Sunday 11 September 2011

Why Is There Hunger in a World of Plenty?

Hunger is on the rise in the world, everywhere, in developing countries as well as in countries with an advanced economy like Spain or the USA. Every day in the world about 100,000 people, including almost 50,000 children, die of hunger or hunger-related causes. In fact, hunger and malnutrition are the number one risk to health worldwide - greater than AIDS, malaria and tuberculosis combined! Yet, there is a general consensus by organizations working in the field (Oxfam, World Food Program, World Hunger, Food and Agriculture Organization, etc..) that there is enough food in the world for everyone. There is enough food to provide everyone in the world with at least 2,720 kilocalories per person per day (FAO). Today food is produced for 12,000 million people (FAO) when the planet is inhabited by 7,000 people.

Today's food crisis can be attributed to two principal long-term factors, namely the green revolution agricultural model, and the policies of the World Bank, International Monetary Fund (IMF) and World Trade Organisation (WTO):

  • In recent decades, many countries have had to abandon their autonomous national agricultural research and food policies. Since the 1970s, the IMF and World Bank have imposed radical liberalisation and structural adjustment reforms on them, and these have been further buttressed by the WTO as well as through bilateral free trade and investment agreements.
  • The resulting agricultural and economic policy has neglected farmers in many developing countries. Most countries were forced to open up their markets, give foreign investors access to land, and to dispose of strategic food reserves. This opened the floodgates to global agricultural industry and speculation. Local markets are now being flooded with subsidised agricultural products from industrialised countries. Instead of producing food for local markets, farm products and commodities are being produced for industrialised countries. The result is that some 70 per cent of all developing countries are now net food importers and find themselves entirely at the mercy of world market prices.
  • Private firms have taken over what used to be government functions. They are forging ahead with transforming peasant farming into an industrial, energy-intensive agricultural model. In the hands of large corporations, seeds are being engineered to be chemical-dependent and to require regular watering, and are being protected by patents. The new seeds are not suited either to poor soils or to smallholdings.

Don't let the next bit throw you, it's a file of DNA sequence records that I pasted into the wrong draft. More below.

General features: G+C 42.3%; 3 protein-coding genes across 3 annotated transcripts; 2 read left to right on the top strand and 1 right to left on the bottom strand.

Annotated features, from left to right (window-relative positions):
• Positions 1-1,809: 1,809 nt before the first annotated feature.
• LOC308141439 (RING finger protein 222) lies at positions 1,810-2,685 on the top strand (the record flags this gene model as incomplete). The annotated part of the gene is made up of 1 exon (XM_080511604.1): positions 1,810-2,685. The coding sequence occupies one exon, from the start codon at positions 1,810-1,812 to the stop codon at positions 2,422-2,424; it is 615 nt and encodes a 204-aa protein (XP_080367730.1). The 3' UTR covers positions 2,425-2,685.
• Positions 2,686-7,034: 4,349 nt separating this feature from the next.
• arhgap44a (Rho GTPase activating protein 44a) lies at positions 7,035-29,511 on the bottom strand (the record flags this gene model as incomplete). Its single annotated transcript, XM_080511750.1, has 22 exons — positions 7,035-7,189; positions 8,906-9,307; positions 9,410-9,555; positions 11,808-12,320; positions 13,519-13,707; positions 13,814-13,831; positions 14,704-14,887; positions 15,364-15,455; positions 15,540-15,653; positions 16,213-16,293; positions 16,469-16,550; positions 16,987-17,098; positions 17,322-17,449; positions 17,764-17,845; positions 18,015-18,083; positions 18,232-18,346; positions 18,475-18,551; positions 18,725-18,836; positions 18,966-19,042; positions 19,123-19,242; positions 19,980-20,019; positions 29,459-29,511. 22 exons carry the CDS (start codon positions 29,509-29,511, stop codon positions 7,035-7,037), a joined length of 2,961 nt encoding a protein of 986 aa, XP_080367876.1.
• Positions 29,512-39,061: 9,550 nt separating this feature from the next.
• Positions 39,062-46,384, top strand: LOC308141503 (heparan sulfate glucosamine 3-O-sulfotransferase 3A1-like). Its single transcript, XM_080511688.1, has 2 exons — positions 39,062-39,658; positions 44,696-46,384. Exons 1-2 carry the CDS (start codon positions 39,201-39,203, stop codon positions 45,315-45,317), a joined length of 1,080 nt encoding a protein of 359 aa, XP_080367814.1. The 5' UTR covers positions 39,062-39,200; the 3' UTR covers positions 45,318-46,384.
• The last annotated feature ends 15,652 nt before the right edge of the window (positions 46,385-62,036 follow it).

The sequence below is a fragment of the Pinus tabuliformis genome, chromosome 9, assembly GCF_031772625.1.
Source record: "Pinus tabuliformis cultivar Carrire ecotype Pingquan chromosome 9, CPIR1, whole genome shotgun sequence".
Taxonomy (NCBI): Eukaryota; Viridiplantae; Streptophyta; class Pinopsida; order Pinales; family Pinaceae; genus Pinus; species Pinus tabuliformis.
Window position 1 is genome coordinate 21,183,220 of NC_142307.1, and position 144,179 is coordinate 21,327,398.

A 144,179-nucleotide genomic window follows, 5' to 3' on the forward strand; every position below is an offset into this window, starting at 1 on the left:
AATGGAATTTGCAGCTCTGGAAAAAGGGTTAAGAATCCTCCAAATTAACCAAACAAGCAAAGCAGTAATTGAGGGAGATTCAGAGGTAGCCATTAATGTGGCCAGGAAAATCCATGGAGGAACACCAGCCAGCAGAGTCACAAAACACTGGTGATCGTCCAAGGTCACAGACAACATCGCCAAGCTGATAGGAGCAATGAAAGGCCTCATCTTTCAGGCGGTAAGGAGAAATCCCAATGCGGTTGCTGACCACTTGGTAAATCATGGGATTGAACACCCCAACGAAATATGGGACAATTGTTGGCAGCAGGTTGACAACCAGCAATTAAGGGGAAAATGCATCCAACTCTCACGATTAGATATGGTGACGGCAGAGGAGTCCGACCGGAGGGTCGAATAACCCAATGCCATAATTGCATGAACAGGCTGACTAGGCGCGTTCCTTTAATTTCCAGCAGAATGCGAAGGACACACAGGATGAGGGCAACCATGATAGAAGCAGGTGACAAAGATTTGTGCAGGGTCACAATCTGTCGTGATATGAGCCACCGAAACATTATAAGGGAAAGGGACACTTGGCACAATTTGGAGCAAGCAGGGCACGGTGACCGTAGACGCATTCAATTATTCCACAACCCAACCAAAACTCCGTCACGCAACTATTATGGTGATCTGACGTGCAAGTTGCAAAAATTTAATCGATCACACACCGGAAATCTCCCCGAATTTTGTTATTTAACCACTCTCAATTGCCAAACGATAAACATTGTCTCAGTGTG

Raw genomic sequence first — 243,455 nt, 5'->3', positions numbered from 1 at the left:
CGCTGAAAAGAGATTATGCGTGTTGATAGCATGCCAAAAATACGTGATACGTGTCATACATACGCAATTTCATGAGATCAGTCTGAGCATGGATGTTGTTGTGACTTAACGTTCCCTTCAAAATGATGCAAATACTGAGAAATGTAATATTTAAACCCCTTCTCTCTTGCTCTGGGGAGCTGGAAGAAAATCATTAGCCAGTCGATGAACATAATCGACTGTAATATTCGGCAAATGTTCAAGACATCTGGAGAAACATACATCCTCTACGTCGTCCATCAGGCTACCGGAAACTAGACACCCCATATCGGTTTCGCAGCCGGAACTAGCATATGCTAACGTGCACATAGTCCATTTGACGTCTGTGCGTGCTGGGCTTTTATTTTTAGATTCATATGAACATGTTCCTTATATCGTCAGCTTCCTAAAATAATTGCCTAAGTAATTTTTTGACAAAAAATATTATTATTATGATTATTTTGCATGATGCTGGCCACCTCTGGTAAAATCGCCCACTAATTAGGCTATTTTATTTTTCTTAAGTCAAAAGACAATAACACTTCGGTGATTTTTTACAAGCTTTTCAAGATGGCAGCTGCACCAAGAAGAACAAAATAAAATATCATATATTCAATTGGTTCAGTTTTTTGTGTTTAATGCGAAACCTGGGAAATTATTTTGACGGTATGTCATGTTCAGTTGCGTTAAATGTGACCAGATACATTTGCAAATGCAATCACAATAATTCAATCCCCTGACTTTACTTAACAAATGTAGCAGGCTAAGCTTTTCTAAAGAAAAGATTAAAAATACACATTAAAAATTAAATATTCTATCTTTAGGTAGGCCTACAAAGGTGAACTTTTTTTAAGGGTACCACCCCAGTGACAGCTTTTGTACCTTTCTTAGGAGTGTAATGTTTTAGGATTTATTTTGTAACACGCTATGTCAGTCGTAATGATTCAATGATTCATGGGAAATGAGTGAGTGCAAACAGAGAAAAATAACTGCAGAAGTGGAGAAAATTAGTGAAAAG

• Cereal has now become an object of speculation by large firms and investment funds on deregulated markets. The share of speculative investments in commodity futures trading – in other words in markets were investors do not physically buy or sell products but make bids only on future price movements (as is precisely the case for wheat or rice) This means that today as much as one-half of the wheat being traded on the Chicago grain exchange is already controlled by hedge and other speculative funds.
  • Each year, an ever larger portion of the world’s crops — cassava and corn, sugar and palm oil — is being diverted for biofuels as developed countries pass laws mandating greater use of nonfossil fuels and as emerging powerhouses like China seek new sources of energy to keep their cars and industries running. The combination of ambitious biofuel targets and mediocre harvests of some crucial crops is contributing to high prices, hunger and political instability.
  • Much Third World grain and other food are fed to animals to produce cheaper meat to be eaten in developed countries. Rising demand for corn from China and other emerging nations with growing meat consumption has boosted prices as well
was the highest in its more than 20 years of existence. The deeper roots of the food crisis lie in the lethal cocktail consisting of years of pressure to liberalise and growing control by corporations, to which must be added the expectation of quick profits, and worsening climatic conditions. That explosive mix has led to soaring prices and hence astronomical profits. At the same time, it spells hunger and destitution for millions of human beings.
This year, the FAO reported that its index of food prices

Meanwhile, the world’s political and business elite keep gathering to discuss the Millennium Development Goals, MDGs as they are known, which include the “reduction” of hunger.

Even if somehow achieved, the MDGs are pathetically modest targets. They do not intend to solve the seriousness of the problems of the world. For example, Africa alone has enough food to feed the entire world many times over, yet a wave of starvation is devastating the continent. The problem is that greed-driven market forces decide the distribution of wealth and goods throughout the world.

Projects like the MDGs are shameless stunts- any real solution demands systemic change, not lists of vague aspirations from corrupt institutions like the UN. It is clear that the main responsibility for impoverishment and hunger lies in the very same governments and institutions that have hypocritically agreed on pursuing the MDGs.

Hunger is an essential part of a system that is very profitable for the most powerful people in the world.

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